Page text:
Gardeners are better off selecting varieties that mature over a longer period and give a long harvest period. They can be picked several times to get the best quality tight sprouts. Start pickling at the bottom of the stem and pick upwards until you get to sprouts that need to mature a bit more. Come back a few weeks later and pick again. You might get 3-4 harvests from each plant this way and the quality will be much better.

Remove the Brussel Tops

In the same way we can pinch out the top of a tomato plant you can “pinch out” the top of a Brussel plant. The tops are edible and we used to harvest them by the net and sell in local and London markets. By removing the top the plants then focus on producing sprouts. It advances harvest a little and can be used to ensure crops are ready when wanted. Timing the quality harvest is essential if you want to stop blowing.

Spread The Season

To be sure of getting sprouts at the time of year you want try growing 2-3 varieties that will spread your season. This will give you more certainty.

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Tag: how to stop Brussels sprouts blowing

7 thoughts on “How To Stop Brussels Sprouts Blowing

  1. Phil Gibson says:

    Hi, you say “select a variety that suits your soil and growing conditions”. Our ground is sandy albeit with horse manure added and my sprouts regularly “blow” despite firming the ground as much as possible. I can find no information online or on seed packets to say which varieties would be best suited for me. What would be your suggestions please? Thank you.

    1. Stefan Drew says:

      Sadly, like you I’ve checked online and can find no info from the seed companies. None of the varieties I used to grow are on sale.Several had the word Bedford in their name so were easy to find, but no more. So I think it’ll be down to trial and error. A good starting point however is to see what other people local to you are growing. I’m sorry I can’t be more helpful.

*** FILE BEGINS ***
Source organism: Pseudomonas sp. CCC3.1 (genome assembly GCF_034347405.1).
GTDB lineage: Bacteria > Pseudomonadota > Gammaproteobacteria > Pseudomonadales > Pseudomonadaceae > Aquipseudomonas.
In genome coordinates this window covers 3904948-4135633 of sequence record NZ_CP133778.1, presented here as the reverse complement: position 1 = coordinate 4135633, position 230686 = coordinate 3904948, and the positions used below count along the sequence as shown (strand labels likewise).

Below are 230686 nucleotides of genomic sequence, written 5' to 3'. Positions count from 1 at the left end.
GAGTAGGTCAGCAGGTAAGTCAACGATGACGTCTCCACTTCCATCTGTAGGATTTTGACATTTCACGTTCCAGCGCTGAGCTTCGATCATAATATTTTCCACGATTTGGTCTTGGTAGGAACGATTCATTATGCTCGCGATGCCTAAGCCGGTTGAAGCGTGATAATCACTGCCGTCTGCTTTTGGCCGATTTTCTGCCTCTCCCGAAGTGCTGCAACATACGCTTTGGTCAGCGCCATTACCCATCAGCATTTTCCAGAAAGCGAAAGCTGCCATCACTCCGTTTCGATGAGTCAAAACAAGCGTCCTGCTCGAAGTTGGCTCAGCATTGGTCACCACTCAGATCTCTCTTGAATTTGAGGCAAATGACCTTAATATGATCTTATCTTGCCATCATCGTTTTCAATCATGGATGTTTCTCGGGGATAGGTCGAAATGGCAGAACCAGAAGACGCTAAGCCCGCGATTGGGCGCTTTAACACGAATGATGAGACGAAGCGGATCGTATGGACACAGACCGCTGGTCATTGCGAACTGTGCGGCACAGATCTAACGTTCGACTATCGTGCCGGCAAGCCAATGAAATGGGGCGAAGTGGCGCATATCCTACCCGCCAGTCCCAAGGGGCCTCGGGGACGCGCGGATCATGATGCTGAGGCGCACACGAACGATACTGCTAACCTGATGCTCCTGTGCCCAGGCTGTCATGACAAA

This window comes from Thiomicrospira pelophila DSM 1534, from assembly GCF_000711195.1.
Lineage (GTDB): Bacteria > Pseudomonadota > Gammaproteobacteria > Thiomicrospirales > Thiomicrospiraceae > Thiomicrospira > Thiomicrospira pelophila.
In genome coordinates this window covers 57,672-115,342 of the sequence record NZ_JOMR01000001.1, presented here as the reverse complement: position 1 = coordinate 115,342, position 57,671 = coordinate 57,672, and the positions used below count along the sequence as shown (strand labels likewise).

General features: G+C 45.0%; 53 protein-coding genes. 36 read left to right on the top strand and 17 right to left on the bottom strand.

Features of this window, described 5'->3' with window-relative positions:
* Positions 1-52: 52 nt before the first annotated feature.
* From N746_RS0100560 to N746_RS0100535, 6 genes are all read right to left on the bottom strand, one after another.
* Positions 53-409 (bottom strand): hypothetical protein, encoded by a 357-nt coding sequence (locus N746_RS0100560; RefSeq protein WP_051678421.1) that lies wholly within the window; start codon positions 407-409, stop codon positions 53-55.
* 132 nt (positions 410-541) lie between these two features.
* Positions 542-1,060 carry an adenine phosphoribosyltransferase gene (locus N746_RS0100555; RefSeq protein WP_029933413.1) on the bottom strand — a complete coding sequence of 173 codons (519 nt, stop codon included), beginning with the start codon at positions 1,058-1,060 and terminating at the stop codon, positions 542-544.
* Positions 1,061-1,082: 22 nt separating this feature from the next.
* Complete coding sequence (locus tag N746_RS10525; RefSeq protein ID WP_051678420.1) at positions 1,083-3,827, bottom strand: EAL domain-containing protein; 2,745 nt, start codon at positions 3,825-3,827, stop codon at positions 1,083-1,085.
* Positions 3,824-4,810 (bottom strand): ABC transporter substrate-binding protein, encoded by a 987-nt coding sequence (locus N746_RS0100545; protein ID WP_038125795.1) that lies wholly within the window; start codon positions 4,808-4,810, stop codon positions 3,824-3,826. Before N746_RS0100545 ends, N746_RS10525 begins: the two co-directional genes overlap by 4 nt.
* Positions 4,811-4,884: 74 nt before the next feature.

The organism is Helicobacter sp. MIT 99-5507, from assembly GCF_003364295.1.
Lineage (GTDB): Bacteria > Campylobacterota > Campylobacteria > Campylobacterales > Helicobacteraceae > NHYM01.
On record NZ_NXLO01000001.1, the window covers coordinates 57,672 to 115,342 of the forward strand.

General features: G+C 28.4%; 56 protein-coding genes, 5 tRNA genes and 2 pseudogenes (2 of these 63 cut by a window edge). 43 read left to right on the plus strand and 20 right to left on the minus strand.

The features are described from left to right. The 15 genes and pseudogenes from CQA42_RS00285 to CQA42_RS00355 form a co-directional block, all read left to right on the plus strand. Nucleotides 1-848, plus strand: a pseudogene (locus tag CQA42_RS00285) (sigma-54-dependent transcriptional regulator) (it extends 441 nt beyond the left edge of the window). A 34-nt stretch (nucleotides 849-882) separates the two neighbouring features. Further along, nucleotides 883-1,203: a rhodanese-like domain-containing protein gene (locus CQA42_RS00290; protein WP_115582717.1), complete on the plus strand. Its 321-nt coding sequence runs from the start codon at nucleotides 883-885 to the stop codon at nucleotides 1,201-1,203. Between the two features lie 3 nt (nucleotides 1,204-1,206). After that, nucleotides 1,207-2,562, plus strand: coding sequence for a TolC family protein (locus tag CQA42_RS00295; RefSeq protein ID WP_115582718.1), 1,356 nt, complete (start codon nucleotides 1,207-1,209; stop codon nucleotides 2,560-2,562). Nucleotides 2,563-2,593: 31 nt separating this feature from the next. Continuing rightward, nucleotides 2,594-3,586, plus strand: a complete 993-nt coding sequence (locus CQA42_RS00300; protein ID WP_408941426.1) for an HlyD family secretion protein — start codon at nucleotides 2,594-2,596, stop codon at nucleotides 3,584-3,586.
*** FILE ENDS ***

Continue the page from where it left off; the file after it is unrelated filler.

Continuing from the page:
2. David Jones says:

      Never manure ground that’s going to be used for brassicca! I’ve found that the two main reasons for “blown” sprouts are soil that is too rich and not firming the plants in hard enough. If you are feeling confident, put all your weight on one heel as close to the plant as possible and work your way around it. Taught by my grandfather!

  2. Len McConnell says:

    Isn’t it also true that sprouts are less likely to blow if grown on firm ground? When well established I tramp round the neck of the plant to make sure the ground is firm. No dig also helps with firm ground. Never had a problem with sprouts blowing.

    1. Stefan Drew says:

      In a sense yes. But I always question what people mean by firm ground as most crops prefer firm ground to soft fluffy soil.

  3. Peter Robinson says:

    I have tried to grow sprouts for 3 years now, onece at home in a raised bed, and the last 2 years at my allotment , every time they have blown? The ones this year were given to my by a fellow allotment holder and his where huge, but mine were like peas?? No idea what I am doing wrong.

    1. Stefan Drew says:

      It’s annoying isn’t it Peter.
      I wish I could tell you what went wrong but without seeing the plants and conditions it’s purely guesswork. All I can say is that your growing conditions couldn’t have suited them … but I can’t say why.